Parkinson's UK-funded research paves the way for new drug trial
1 September 2010
Exciting new research at University College London Hospital will
test the drug Exenatide as a novel treatment for people with mild
to moderate Parkinson’s.
Our funding helped prove the potential of Exenatide - providing a launchpad for this new trial.
Dr Kieran Breen, Director of Research
This new trial builds on several important studies including
a key Parkinson’s UK-funded project led by
Dr Peter Whitton at the School of Pharmacy (UCL).
Together these early studies showed that Exenatide could
improve symptoms and even rescue dying nerve cells in 5 different
rodent models of Parkinson’s.
What do we know about Exenatide?
Exenatide originates from the saliva of the venomous lizard
the ‘Gila monster’ which is native to southwestern America and
Exenatide is already used by around 6 million diabetics
worldwide to help control their glucose levels. So we know
Exenatide is safe to use in people.
We also know that Exenatide can cross from the blood into the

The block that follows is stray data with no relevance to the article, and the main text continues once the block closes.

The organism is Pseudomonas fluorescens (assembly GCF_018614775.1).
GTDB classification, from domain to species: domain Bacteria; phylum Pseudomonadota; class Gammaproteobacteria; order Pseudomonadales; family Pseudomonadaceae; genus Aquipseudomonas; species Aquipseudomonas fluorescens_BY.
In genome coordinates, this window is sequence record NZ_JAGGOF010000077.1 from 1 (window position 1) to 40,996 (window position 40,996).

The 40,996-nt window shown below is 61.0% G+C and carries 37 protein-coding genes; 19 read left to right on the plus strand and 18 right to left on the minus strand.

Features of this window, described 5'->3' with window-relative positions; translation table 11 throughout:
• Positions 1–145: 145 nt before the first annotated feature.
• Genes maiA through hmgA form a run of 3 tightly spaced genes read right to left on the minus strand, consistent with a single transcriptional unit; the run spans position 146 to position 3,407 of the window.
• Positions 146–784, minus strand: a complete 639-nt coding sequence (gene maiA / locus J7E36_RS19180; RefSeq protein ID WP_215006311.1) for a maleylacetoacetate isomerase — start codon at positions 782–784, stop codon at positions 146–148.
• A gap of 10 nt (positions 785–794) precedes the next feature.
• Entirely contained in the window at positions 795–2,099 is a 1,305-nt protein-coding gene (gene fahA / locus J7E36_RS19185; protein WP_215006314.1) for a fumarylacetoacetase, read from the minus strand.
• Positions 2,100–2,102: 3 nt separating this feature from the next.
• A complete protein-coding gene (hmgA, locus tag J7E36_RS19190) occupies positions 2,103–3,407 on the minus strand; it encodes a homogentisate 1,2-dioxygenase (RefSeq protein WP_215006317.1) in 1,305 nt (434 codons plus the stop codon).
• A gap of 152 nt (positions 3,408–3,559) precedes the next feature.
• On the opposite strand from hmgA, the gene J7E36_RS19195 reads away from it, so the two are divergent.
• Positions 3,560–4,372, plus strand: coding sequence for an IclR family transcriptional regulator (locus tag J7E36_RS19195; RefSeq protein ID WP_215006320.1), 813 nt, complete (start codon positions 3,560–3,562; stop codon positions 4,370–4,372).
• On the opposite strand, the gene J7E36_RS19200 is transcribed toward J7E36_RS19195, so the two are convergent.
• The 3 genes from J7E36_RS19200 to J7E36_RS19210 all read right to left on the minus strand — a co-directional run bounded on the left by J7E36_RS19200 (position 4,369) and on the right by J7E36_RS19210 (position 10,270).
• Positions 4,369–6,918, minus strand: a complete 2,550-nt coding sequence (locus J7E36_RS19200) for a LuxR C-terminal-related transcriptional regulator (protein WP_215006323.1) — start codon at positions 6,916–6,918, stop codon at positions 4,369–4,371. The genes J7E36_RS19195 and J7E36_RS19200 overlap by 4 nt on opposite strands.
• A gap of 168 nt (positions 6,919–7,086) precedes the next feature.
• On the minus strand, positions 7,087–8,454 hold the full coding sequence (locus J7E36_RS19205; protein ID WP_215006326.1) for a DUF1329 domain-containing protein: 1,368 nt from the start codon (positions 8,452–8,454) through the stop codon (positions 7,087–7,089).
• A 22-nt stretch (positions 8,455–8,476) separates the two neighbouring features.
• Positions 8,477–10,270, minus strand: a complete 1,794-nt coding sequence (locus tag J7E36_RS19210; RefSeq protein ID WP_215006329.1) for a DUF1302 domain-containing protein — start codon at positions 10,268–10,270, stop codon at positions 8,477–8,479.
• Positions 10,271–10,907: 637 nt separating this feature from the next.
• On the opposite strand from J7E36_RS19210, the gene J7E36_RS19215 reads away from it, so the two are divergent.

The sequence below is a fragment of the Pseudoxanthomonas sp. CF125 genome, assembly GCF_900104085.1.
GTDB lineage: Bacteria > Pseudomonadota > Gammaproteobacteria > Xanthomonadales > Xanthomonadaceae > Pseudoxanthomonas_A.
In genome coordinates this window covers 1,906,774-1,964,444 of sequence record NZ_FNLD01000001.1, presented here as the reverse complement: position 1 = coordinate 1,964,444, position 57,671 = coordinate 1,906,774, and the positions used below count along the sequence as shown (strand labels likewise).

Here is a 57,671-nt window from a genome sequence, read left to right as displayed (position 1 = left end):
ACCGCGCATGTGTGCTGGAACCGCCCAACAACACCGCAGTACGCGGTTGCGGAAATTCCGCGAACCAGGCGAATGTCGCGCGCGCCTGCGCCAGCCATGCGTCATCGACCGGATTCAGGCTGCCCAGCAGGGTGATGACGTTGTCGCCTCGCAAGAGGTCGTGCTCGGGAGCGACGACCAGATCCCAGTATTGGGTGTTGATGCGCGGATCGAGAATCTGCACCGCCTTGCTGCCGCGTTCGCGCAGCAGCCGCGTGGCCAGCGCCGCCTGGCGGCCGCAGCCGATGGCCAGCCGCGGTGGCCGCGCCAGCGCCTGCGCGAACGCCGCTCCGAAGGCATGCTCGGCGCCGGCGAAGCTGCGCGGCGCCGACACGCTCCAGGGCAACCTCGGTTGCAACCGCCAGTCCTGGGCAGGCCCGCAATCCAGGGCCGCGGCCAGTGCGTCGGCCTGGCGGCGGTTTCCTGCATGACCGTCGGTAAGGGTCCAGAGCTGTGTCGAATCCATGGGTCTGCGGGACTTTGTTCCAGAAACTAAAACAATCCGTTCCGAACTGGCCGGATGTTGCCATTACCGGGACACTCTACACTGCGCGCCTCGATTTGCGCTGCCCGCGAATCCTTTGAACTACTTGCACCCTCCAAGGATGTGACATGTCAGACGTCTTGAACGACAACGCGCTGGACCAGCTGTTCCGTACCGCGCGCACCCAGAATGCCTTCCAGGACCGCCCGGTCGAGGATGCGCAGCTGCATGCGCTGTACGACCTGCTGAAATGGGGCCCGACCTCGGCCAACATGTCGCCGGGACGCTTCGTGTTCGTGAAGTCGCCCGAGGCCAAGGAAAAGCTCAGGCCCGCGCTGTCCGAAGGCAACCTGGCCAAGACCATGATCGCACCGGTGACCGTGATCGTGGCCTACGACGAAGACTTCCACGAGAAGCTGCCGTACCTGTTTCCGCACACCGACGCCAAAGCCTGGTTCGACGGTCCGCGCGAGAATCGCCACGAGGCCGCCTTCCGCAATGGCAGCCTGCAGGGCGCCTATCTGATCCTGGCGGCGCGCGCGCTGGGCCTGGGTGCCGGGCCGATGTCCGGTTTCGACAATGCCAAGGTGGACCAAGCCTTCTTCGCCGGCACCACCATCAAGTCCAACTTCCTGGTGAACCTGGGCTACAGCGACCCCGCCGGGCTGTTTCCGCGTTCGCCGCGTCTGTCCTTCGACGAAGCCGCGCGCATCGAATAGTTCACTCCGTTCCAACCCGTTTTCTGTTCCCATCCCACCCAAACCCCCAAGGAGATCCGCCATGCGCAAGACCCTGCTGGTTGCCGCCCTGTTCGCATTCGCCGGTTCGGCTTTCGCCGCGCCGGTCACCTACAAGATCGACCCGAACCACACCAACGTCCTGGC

About the new trial
The research team, led by researcher and neurologist Dr Tom
Foltynie, will be recruiting 40 people with mild to moderate
Parkinson’s from the London area to take part in the 12 month
Half of the participants will be randomly assigned to receive
Exenatide and half will act as a comparison group.
The researchers will carefully monitor symptoms in both groups.
They hope to show that Exenatide can slow the development of
Parkinson's - something no current
treatments can do.
Working together to find a cure for Parkinson's
Dr Kieran Breen, our Director of Research and Development,
"It’s fantastic to see innovative research funded by Parkinson’s
UK reaching the next level.
"Our funding for Dr Peter Whitton's exciting project 2 years ago
helped prove the potential of Exenatide – providing a launchpad for
this new trial which will be funded by our colleagues the Cure
"Over the next 5 years we'll be investing more than £25million
to bring us closer to a cure.
"But we can't do it alone.The international Parkinson's research
community must pull together and collaborate on projects like this
to make sure we get there as soon as we can."